Checking for divisibility is not O(1) because of overflow issues. Trying to avoid that will lead you to do something like the vector based solution, as a further optimization!

Of course for small words this is a reasonable solution, but perhaps still not better than the vector (mutiplication vs addition etc).

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-1
of 1 vote

I do not think this solution worked. because the count of each letter in the collection matters.

for example, string = ee, collection = {e}, e*e%e = 0, but ee is not a candidate for the question

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0

This solution is appealing mathematically, but I agree that it is no faster than the first solution posted, and probably slower. In this approach you must process every letter of every word in the dictionary in order to compute all of the products. On the other hand, in the first solution you can stop processing a dictionary word as soon as you detect that it has letters not covered by given collection of letters. For example, as soon as we see the 'm' in 'microphone' we are done with that word because 'm' is not in the given set of letters.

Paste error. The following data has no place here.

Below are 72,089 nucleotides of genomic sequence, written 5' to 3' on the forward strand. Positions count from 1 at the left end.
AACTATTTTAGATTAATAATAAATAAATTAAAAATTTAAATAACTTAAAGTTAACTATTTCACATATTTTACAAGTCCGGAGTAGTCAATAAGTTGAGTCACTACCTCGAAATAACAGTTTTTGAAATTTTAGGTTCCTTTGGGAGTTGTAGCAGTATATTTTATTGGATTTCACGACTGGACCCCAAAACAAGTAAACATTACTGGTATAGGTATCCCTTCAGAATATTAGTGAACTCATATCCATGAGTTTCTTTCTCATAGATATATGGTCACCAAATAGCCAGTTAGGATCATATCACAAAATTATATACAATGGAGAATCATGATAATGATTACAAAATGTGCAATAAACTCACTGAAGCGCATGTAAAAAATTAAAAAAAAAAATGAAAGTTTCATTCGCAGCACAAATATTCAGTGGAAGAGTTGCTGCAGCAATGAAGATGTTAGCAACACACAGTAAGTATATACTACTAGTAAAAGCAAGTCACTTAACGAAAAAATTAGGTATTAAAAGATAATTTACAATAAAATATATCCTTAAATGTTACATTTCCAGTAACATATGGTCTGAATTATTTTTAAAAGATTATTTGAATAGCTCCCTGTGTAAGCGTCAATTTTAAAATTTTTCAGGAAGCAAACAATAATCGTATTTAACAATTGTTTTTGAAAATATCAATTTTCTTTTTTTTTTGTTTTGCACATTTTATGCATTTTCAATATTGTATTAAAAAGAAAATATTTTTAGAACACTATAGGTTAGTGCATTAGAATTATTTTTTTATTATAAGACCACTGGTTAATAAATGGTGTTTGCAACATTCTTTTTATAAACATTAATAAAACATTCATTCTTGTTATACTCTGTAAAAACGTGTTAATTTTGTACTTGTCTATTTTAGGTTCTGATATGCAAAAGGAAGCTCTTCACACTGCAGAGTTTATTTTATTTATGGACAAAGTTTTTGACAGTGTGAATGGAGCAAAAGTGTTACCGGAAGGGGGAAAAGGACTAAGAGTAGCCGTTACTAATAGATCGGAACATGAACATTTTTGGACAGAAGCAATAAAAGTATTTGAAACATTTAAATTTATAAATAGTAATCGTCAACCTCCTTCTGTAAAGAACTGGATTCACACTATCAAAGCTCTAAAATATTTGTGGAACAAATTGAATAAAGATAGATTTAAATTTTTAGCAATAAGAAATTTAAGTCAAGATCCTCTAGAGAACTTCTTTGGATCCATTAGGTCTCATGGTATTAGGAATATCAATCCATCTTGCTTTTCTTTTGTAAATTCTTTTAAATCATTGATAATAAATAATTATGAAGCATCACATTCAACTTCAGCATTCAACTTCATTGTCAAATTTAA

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3
of 5 vote

If we can pre-process the data, I would like to store all the dictionary words in a TRIE. While searching for the longest possible word that can be form out of given characters, we will keep refining the options available and check all the options.

If we are not allowed to pre-preprocess the dictionary data, then we can maintain two arrays.
First array : Total number of a character in the given set of characters.
Then we will have to check for the presence of each dictionary word.
Second array : Initialized as a copy of first array for each new word. For each character in the word, its count in second array should be greater than zero. If yes, decrease the count by one and move to second character else move to next word.